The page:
Return on Investment    5

Once you get past the concerns with actually buying a ticket, Wake Forest baseball actually offers a pretty decent value. All tickets are $5, whether you sit in the front row of seats or in the top set of bleachers. This allows you to move around and find your preferred vantage point in the stadium, and you can either embrace or avoid the Carolina sun. The Atlantic Coast Conference is one of the top baseball leagues in the country, and just about any Wake Forest home game will include a quality opponent, assuming you are not coming out to see the home nine.

Using the standard test of a game ticket, hot dog and soda, the total comes to $11. Parking is free, as we mentioned, which helps add to the value. A family of four can easily get into a game for under $50, a cost that is tough to beat.

Extras    3

A table is set up just inside the entry gate to the stadium. This table features roster sheets, as well as other information. The Baseball Bingo game (played on Saturdays) also has a grouping of cards on the table. Baseball Bingo is one of the numerous promotions offered during each game, including a promotion where the first fan to bring three announced items to the press box wins a prize package. The items on the day I attended were a ticket, a tissue and a hunting license. A contest to grant a prize to one of the fans who "likes" the Wake Forest baseball Facebook page also takes place.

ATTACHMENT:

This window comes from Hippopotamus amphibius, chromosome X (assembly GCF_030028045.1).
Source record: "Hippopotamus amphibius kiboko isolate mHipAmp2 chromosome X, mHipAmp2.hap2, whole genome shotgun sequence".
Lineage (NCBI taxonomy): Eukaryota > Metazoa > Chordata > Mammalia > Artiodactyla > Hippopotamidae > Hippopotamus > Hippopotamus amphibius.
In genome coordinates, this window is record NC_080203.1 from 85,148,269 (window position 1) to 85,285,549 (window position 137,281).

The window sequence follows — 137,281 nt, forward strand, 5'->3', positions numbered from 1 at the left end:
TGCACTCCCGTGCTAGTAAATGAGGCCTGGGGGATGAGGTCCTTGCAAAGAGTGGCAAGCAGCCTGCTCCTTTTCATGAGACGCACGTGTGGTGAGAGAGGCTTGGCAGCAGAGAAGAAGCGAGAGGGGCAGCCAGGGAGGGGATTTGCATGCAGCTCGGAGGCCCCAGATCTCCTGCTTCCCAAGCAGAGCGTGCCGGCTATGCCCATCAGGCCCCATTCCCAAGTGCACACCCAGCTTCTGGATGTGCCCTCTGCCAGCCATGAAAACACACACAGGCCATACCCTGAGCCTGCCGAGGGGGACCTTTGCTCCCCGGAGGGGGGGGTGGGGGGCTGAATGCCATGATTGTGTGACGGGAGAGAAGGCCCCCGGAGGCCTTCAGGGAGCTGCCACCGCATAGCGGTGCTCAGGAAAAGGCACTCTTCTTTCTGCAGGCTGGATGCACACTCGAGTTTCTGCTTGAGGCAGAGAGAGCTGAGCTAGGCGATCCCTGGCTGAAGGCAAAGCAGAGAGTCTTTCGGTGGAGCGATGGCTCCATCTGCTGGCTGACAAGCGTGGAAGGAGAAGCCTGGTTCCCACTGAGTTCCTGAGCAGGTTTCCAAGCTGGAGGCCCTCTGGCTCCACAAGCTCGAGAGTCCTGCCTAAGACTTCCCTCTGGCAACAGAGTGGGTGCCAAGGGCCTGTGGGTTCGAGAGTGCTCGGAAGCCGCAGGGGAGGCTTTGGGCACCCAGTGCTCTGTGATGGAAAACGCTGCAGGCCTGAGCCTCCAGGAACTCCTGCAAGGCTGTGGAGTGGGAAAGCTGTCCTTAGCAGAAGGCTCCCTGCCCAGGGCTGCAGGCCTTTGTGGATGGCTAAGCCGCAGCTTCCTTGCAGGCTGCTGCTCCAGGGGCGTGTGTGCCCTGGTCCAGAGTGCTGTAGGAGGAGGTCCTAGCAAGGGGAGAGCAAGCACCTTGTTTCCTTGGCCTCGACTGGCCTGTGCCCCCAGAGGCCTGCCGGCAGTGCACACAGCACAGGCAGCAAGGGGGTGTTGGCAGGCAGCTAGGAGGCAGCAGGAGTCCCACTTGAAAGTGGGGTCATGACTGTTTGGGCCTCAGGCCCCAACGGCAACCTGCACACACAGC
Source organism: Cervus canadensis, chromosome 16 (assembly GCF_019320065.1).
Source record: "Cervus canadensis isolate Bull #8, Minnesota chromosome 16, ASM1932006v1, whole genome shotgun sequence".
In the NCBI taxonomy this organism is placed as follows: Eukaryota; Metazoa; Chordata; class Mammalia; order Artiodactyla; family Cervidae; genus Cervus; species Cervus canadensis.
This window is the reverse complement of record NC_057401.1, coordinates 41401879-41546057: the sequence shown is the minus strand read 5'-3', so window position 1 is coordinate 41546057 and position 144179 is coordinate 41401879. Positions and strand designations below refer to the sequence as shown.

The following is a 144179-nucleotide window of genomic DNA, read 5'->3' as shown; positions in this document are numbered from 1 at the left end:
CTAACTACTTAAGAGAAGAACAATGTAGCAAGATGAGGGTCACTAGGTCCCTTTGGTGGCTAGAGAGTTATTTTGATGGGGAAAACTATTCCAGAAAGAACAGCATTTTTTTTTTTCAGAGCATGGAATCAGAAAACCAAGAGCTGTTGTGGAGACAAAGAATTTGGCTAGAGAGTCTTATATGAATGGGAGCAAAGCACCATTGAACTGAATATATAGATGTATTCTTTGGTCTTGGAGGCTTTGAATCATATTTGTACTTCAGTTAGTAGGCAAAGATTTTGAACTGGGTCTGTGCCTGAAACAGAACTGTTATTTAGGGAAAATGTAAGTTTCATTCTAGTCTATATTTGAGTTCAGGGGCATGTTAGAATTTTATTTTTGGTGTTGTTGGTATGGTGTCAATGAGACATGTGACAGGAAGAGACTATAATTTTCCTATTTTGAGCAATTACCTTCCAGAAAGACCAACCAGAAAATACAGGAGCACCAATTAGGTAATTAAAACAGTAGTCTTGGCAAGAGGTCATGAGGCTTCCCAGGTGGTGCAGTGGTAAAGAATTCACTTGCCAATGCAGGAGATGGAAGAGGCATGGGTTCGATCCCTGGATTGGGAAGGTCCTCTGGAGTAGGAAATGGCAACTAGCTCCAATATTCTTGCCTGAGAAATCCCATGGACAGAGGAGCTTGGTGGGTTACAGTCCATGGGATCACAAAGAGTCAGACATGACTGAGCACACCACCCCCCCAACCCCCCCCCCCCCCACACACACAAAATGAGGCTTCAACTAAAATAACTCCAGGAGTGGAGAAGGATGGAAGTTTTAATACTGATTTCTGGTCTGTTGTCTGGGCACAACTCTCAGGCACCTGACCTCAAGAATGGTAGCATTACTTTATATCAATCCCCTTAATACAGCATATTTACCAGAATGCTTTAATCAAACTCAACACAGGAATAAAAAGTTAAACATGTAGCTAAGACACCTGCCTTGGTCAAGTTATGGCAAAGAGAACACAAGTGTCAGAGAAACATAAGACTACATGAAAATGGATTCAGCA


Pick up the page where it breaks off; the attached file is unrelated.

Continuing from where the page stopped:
Banners commemorating Wake Forest's championship past also hang on the left and right field walls in the stadium. Wake Forest's ACC championships (1955, 1962, 1963, 1977, 1998, 1999 and 2001) adorn the left field wall, while their NCAA title (1955) is displayed on the right field wall. Wake Forest may not be competing for College World Series titles any longer, but they are certainly a competitive team in the ACC.

A bell also sits on the concourse behind home plate, and is one of the more noticeable elements in the park. This bell rings after every Wake Forest runner crosses the plate, and is quite audible throughout the park. If a trip to the concession stand is in the offing while Wake Forest is mounting a rally, be prepared for a ringing bell as you return to your seat.

Final Thoughts

Professional teams everywhere are constantly on the lookout for new and upgraded facilities, and college sports are certainly getting into the act. Wake Forest is an example of the best of both worlds, featuring a facility with a number of modern amenities, while still retaining the history of the stadium in which they play. If you have seen a game in Ernie Shore Field during its heyday, a trip to a Demon Deacons game might leave you looking around at the cosmetic changes, but rest assured, the stadium's heart is untouched.

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Putters Patio & Grill  (map it!)

3005 Bonhurst Dr

Winston-Salem, NC 27106

(336) 724-9990